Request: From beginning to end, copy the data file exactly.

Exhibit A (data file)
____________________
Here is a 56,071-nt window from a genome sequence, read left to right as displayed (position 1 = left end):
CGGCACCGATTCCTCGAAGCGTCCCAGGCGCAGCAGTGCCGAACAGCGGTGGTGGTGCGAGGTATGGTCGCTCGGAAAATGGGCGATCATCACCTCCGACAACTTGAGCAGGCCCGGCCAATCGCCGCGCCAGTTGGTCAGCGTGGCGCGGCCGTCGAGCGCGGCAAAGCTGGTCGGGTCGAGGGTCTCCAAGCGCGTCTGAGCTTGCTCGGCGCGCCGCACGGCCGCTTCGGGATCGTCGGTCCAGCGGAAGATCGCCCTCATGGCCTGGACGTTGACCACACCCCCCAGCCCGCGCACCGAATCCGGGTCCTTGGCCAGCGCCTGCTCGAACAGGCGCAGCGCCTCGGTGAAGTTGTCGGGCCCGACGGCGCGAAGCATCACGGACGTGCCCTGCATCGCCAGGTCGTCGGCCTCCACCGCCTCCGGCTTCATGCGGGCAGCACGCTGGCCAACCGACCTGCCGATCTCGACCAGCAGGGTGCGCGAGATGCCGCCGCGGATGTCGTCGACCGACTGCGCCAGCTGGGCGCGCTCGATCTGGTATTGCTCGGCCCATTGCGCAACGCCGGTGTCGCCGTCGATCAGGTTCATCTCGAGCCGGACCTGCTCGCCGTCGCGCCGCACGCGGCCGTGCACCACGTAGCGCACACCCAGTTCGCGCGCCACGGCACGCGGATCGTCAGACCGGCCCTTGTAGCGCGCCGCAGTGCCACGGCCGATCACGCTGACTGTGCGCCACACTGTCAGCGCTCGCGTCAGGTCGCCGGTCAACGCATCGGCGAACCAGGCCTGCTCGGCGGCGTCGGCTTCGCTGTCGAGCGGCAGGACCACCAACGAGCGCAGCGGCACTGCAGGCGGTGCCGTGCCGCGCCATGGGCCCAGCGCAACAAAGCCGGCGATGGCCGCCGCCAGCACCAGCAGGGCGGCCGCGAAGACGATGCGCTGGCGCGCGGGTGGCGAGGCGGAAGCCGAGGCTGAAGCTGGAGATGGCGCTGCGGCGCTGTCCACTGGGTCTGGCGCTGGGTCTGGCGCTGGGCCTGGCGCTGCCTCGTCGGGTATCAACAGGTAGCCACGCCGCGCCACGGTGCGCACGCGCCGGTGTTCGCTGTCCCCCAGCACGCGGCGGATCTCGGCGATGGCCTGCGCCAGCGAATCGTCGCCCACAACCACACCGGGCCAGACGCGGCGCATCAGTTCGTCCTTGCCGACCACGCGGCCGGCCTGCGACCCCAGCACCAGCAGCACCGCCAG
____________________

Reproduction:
Here is a 56,071-nt window from a genome sequence, read left to right as displayed (position 1 = left end):
CGGCACCGATTCCTCGAAGCGTCCCAGGCGCAGCAGTGCCGAACAGCGGTGGTGGTGCGAGGTATGGTCGCTCGGAAAATGGGCGATCATCACCTCCGACAACTTGAGCAGGCCCGGCCAATCGCCGCGCCAGTTGGTCAGCGTGGCGCGGCCGTCGAGCGCGGCAAAGCTGGTCGGGTCGAGGGTCTCCAAGCGCGTCTGAGCTTGCTCGGCGCGCCGCACGGCCGCTTCGGGATCGTCGGTCCAGCGGAAGATCGCCCTCATGGCCTGGACGTTGACCACACCCCCCAGCCCGCGCACCGAATCCGGGTCCTTGGCCAGCGCCTGCTCGAACAGGCGCAGCGCCTCGGTGAAGTTGTCGGGCCCGACGGCGCGAAGCATCACGGACGTGCCCTGCATCGCCAGGTCGTCGGCCTCCACCGCCTCCGGCTTCATGCGGGCAGCACGCTGGCCAACCGACCTGCCGATCTCGACCAGCAGGGTGCGCGAGATGCCGCCGCGGATGTCGTCGACCGACTGCGCCAGCTGGGCGCGCTCGATCTGGTATTGCTCGGCCCATTGCGCAACGCCGGTGTCGCCGTCGATCAGGTTCATCTCGAGCCGGACCTGCTCGCCGTCGCGCCGCACGCGGCCGTGCACCACGTAGCGCACACCCAGTTCGCGCGCCACGGCACGCGGATCGTCAGACCGGCCCTTGTAGCGCGCCGCAGTGCCACGGCCGATCACGCTGACTGTGCGCCACACTGTCAGCGCTCGCGTCAGGTCGCCGGTCAACGCATCGGCGAACCAGGCCTGCTCGGCGGCGTCGGCTTCGCTGTCGAGCGGCAGGACCACCAACGAGCGCAGCGGCACTGCAGGCGGTGCCGTGCCGCGCCATGGGCCCAGCGCAACAAAGCCGGCGATGGCCGCCGCCAGCACCAGCAGGGCGGCCGCGAAGACGATGCGCTGGCGCGCGGGTGGCGAGGCGGAAGCCGAGGCTGAAGCTGGAGATGGCGCTGCGGCGCTGTCCACTGGGTCTGGCGCTGGGTCTGGCGCTGGGCCTGGCGCTGCCTCGTCGGGTATCAACAGGTAGCCACGCCGCGCCACGGTGCGCACGCGCCGGTGTTCGCTGTCCCCCAGCACGCGGCGGATCTCGGCGATGGCCTGCGCCAGCGAATCGTCGCCCACAACCACACCGGGCCAGACGCGGCGCATCAGTTCGTCCTTGCCGACCACGCGGCCGGCCTGCGACCCCAGCACCAGCAGCACCGCCAG